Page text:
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The forbidden zone

2021-06-20T20:59:43.277Z

Every time there are reports of crashes in the Kiental, Anneliese Wieland (82) remembers her childhood and the guardian angel who must have accompanied her. Because as an eight-year-old she herself painfully experienced how dangerous the deep slopes are.



Every time there are reports of crashes in the Kiental, Anneliese Wieland (82) remembers her childhood and the guardian angel who must have accompanied her.

Because as an eight-year-old she herself painfully experienced how dangerous the deep slopes are.

Erling -

It must have been spring when the accident happened. Anneliese Wieland, née Sörger, was eight years old when she and three friends sneaked into the Kiental to pick liverworts. The blue flowers bloom between March and April. The Kiental was a forbidden zone for the Erlingen children, the paths were not yet well developed, and railings were only partially available.

The 82-year-old Erlinger grew up in Seefelder Hof, where the parish office is today, right next to the Benedikter grocery store. From the parking lot there, a path leads along the forest directly to the monastery and down a steep staircase into the Kiental. “We were allowed to go this far and no further,” says the sprightly pensioner and points to a small area of ​​grass at the beginning of the stairs. The houses on the right of the path did not exist back then. “That was all meadow.” Many of the trees lining the path to the left weren't there shortly after the war.

Anneliese Wieland, who ran the Cafe Klosterblick on the monastery parking lot until 1986, has not been to the place from which she slid about 30 meters down the steep slope as a child for a long time. And yet she can still steer single-mindedly towards it, recognizes the tree to which, as a schoolgirl, she clung to to pick flowers. “There were the most beautiful liverworts”, right on the slope. It was too dangerous for the friends, so that Anneliese Wieland still knows that she called them disparagingly “cowards” and then dared to go out alone.

“Then my hand slipped off,” says the Erlingerin. She can no longer remember the fall. When she opened her eyes, she was lying down by the Kienbach. She had slipped about 30 meters, "backwards", slashed her left leg and broken her ankle. “I can prove it. I still have a scar on my thigh. "

Her friends had hurried down the back of the hill to check on the eight-year-old. And the first thing Anneliese Wieland then said to them was: “You mustn't tell anyone that I fell above. I won't tell my guiding principle until I can never beat it. ”The friends had to promise her. Because the fear of her father's anger was far greater than any pain at that moment. "That's why we told the parents that I slipped at the top of the stairs." In fact, no one found out about the accident. At some point she even forgot it herself - until someone crashed again in the Kiental.

On the trail of this memory to the Brückerl, where Anneliese Wieland was injured as a child, she met Alfons Echter by chance.

The 69-year-old Erlinger is much younger, but as a child he was also forbidden to go to the Kiental, "otherwise the Kuttamirl comes", the specter of the Erlingen children at the time.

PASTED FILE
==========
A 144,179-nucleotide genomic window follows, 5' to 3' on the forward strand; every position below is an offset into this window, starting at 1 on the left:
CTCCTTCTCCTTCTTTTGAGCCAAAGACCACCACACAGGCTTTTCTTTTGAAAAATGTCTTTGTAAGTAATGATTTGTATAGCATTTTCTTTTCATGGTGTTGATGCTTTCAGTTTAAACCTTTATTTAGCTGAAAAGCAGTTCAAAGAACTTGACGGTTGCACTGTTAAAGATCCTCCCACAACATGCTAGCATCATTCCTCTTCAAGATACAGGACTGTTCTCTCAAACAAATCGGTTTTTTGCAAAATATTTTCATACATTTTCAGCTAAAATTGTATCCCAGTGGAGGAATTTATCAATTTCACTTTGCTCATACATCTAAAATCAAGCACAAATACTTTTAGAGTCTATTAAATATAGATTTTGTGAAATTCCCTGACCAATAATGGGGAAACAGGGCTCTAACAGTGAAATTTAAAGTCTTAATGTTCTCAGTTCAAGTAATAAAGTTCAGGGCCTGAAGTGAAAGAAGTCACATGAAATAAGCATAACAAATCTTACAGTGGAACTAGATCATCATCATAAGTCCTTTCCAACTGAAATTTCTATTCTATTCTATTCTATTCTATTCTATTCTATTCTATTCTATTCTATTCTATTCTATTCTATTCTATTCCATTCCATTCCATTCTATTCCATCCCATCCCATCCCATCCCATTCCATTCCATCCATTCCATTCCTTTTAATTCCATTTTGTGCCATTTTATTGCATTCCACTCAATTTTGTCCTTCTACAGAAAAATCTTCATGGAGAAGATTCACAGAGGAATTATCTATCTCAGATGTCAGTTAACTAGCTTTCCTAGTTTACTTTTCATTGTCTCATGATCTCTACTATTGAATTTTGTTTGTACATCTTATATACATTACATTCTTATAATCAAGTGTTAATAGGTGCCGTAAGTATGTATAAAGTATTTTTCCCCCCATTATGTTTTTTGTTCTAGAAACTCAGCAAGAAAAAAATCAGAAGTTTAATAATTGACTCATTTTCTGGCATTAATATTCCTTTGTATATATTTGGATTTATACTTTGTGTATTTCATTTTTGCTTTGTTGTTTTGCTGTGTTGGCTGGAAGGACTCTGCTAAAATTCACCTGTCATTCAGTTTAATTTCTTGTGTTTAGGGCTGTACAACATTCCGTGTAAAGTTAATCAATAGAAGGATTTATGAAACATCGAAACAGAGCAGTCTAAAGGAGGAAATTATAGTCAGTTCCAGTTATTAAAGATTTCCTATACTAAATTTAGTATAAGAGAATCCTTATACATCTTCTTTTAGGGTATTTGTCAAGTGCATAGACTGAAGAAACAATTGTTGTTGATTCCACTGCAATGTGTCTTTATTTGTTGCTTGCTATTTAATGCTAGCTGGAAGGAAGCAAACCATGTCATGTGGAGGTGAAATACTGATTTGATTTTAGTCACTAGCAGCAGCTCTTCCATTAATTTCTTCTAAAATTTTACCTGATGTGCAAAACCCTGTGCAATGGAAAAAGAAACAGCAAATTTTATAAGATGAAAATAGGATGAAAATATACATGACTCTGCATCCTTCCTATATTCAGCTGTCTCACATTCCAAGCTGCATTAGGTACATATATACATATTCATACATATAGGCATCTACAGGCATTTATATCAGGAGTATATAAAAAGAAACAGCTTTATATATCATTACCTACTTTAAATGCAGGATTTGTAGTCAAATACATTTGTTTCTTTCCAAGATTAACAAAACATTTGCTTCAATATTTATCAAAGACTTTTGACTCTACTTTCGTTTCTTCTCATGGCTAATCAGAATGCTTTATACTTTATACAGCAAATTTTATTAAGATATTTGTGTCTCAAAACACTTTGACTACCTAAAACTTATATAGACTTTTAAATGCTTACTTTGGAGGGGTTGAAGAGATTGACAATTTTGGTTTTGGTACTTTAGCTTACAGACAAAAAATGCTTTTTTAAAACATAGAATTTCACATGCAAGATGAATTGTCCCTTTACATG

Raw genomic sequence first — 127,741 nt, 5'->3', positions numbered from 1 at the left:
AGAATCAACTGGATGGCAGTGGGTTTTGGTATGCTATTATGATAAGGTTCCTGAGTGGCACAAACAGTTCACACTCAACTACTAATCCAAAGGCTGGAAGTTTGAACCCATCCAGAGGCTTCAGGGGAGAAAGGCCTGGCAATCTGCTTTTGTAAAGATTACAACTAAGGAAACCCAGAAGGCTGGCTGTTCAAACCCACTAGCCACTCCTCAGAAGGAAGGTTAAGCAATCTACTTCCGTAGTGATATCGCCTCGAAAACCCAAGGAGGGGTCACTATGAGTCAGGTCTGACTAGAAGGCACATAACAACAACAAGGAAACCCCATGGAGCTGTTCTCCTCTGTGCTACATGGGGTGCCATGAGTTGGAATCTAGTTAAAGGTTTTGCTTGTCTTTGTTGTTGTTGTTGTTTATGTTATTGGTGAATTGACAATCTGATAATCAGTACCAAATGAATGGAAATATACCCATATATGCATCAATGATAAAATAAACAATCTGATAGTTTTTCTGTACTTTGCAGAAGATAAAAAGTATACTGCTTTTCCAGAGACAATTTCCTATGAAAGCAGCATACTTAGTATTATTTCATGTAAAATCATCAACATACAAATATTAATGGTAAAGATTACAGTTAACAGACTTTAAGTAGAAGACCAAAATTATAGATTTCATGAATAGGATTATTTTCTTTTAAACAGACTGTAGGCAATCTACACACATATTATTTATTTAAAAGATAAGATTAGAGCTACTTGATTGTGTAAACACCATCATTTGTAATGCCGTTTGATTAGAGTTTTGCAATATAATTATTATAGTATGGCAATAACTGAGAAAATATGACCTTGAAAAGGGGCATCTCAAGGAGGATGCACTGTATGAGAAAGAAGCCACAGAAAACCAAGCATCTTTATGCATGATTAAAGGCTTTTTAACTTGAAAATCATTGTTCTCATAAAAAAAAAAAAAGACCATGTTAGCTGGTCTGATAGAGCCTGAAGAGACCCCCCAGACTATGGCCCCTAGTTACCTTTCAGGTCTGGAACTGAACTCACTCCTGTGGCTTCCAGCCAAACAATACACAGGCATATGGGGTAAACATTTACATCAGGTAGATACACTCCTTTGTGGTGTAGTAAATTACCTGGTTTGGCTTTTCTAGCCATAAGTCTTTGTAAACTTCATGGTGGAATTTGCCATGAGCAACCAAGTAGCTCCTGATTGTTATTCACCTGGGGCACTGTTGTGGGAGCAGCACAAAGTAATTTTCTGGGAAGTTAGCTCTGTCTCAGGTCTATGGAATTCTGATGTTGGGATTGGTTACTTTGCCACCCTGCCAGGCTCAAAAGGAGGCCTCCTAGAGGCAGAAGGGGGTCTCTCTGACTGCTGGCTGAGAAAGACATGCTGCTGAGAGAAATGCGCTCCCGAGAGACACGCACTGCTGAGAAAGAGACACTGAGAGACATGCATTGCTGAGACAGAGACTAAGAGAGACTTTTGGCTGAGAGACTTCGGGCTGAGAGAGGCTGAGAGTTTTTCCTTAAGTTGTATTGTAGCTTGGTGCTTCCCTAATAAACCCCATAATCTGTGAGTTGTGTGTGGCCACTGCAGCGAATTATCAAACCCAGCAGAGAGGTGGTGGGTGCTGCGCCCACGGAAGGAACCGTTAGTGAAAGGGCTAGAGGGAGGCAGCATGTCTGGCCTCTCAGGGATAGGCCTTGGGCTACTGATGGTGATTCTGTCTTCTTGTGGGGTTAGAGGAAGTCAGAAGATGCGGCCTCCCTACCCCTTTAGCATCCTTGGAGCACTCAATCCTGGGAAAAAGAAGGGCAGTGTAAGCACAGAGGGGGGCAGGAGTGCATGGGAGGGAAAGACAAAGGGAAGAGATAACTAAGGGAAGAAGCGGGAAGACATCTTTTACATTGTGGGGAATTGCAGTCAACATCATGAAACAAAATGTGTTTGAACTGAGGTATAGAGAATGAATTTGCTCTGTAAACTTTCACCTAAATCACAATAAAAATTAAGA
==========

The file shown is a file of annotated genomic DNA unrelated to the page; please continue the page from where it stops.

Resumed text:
As a child, Echter also had an accident in the Kiental and had kept it from his parents for fear of being punished - he had broken into the ice at the waterfall.

The fairy tale of the white woman (Kuttamirl), who is said to have lived in a cave by the first bridge in the direction of Herrsching, had inspired the Erlingen children as much fear and respect as it made them curious.

“We were always around the cave and looked into the entrances,” says Anneliese Wieland and laughs.

Even today she can't laugh about the fact that she ended up injured in the stream just a few meters away.

Rather, she is grateful to the Guardian Angel who must have accompanied her.

She firmly believes that he will take care of her to this day.

There is no question that she later forbade her own children to go to the Kiental alone.

She knows that these two didn't stick to it either, “but I don't want to know”.

When Anneliese Wieland fell, there were still no cell phones or smartphones.

Very few people in Erling had a telephone.

She and her friends were lucky that shortly after the fall, a woman came by on a bike.

"So they put me on my bike and took me to the village doctor."

Anneliese Wieland couldn't walk for a long time. She was wearing a cast, but the cut was simply bandaged, not sewn. That was the case back then. “You were just sick, that'll be fine. But I didn't miss anything at school, ”she says. Her best friend Ella to this day brought her schoolwork home. An early form of homeschooling, so to speak.

At that time, the old school in Erling taught in two classrooms - one for the fifth to eighth grade and one for the little ones. There was a time when Erling had more business than Herrsching. “There was everything you need here.” For the 82-year-old, who was elected to the local council in 1972, this is still the case today. Many of her school friends still live in Erling - Georg Scheitz senior, for example, or Karl Scherbaum. School friends who, like Anneliese Wieland and Alfons Echter, may have had their experiences in the Kiental - and never talked about it.

Source: merkur

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